Once the lentils are cooked, strain and set aside.
In a medium to large deep pan or deep-bottom sauce pan, warm the olive oil and then add the chopped tomatoes, onions and garlic all at once.
Once the onions have gone translucent, add the thyme, salt, black pepper and ground red pepper. Also add the cooked and strained lentils.
Next comes the addition of water and the red pepper paste, which you should be able to find at Mediterranean markets or even sometimes at World Market. If you’re in a Turkish market (whether in Turkey or abroad, you can find a large jar of the Ipek brand, and it’s called in Turkish “Biber Salçası” (literally, “Pepper Sauce”). This brand also has a halal mark on it, though I am not deeply familiar with it so I can’t say more than that about it or their certification.
You need to add the water before the red pepper paste in order to thoroughly whisk or combine the paste into the liquid mixture. It gives it that nice red color and deep, earthy flavor. I’ve only ever been used to using tomato sauce or paste in this recipe before, but the red pepper really has converted me into making it with this flavor profile instead–and it makes it very Aegean, and very Turkish.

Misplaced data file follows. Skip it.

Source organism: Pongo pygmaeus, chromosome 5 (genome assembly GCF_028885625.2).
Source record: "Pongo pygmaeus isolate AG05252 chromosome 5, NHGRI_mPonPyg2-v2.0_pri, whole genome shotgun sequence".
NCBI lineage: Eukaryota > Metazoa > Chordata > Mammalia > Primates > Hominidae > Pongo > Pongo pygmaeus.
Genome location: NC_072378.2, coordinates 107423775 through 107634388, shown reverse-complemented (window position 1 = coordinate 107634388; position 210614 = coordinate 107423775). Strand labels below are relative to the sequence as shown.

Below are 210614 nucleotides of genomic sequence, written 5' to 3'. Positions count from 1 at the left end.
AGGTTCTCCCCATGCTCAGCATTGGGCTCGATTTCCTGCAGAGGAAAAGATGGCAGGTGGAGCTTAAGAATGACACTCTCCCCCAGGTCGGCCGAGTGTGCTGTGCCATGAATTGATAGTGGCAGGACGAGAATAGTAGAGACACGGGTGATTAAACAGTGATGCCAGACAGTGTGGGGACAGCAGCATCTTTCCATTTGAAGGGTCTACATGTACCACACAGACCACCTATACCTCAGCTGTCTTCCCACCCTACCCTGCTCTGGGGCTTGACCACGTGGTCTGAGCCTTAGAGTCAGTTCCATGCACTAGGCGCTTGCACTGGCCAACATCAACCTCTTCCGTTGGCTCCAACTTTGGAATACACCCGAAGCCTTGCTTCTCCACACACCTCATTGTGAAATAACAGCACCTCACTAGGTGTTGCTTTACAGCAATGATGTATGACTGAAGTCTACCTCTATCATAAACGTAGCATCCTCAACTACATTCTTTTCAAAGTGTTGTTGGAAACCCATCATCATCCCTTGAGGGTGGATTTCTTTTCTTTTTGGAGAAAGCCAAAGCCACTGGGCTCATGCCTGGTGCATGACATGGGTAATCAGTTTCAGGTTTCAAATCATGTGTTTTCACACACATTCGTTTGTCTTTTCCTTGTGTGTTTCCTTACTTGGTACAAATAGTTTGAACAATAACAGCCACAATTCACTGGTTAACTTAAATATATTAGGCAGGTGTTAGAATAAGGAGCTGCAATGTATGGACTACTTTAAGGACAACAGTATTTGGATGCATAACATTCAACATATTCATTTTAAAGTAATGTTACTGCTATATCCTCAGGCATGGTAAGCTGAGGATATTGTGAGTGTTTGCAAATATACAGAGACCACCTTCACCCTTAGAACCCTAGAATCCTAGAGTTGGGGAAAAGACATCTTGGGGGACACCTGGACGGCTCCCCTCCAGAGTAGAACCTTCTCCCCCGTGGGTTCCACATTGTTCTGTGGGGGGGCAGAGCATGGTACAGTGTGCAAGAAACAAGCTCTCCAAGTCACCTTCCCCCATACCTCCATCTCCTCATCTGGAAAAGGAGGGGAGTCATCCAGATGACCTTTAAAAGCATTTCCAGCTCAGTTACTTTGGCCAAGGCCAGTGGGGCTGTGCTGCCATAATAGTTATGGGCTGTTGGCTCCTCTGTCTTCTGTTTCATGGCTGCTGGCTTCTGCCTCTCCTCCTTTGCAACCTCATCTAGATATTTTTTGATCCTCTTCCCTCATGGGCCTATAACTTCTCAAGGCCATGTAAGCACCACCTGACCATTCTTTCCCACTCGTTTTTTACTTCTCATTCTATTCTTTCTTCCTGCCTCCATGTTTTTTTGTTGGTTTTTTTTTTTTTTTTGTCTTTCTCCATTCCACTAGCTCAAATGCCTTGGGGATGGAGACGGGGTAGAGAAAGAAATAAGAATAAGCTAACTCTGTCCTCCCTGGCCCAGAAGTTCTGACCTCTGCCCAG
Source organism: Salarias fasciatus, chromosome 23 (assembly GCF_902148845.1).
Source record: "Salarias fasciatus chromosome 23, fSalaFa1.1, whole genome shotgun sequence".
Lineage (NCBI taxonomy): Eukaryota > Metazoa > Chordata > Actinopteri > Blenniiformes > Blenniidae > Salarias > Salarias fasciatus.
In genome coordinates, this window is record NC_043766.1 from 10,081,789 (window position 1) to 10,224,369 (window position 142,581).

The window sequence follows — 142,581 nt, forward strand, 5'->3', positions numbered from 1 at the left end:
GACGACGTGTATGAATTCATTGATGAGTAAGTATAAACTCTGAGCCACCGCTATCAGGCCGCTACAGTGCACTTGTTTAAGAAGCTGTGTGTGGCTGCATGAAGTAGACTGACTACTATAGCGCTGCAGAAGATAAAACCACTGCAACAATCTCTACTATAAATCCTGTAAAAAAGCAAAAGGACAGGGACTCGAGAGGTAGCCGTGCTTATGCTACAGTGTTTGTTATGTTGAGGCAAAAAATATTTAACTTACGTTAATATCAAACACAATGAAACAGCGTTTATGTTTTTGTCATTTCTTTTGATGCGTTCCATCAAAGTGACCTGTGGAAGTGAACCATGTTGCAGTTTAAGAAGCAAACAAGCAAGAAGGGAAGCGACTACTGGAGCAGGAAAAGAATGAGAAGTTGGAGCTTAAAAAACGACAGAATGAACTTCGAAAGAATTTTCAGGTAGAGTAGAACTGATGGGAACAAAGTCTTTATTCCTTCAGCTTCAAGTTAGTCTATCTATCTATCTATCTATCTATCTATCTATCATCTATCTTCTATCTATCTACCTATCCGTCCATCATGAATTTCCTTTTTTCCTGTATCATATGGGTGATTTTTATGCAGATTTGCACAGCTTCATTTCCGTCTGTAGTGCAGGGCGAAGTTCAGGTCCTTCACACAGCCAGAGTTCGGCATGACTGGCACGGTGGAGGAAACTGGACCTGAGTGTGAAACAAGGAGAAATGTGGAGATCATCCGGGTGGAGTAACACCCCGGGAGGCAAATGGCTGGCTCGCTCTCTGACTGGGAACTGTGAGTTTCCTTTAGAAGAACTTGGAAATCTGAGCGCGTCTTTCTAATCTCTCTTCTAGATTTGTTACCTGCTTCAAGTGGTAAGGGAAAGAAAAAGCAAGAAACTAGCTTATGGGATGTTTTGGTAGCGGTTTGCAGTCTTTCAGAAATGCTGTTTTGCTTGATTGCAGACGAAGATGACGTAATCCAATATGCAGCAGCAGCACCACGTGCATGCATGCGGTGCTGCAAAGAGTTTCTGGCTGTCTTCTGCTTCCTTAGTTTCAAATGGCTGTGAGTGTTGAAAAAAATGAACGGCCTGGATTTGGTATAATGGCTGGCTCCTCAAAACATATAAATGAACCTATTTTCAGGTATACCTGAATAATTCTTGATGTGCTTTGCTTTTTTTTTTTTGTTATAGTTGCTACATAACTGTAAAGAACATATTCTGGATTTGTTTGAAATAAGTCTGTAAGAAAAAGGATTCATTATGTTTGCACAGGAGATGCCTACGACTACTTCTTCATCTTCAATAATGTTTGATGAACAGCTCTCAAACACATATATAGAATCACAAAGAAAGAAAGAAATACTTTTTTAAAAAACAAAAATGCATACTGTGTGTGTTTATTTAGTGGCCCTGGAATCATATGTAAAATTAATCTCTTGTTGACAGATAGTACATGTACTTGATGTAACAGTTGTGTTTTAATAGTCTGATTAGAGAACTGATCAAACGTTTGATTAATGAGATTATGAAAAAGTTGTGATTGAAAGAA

At this stage, I also add some fresh parsley– not too much, because I’ll add it at the end, too, but just some for flavor. Next, once the water comes to a boil, add the ditalini pasta. Please don’t use large noodles or anything larger than the largest size of ditalini available- it really sort of ruins the proportions of this dish and you probably won’t enjoy eating it. There’s a reason why the small ditalini pasta is used here, and it’s not just tasty, but also pleasurable.
Because the pasta has to cook, you’ll need to cover the pan at this point and let it cook for the customary 10-12 minutes it normally takes to get done. This is not the time for al dente pasta here, please. I don’t use a whole bag or box of pasta, either. I just sprinkle the amount I want- about 1/2 cup or about half the amount or less than the lentils. Once the pasta cooks, you may still have a lot of liquid in the pan. At this point, you can either 1) enjoy this dish as a soup (that’s how my grandmother served it); or 2) let most of the liquid cook out until you reach the desired consistency and serve it as a pasta.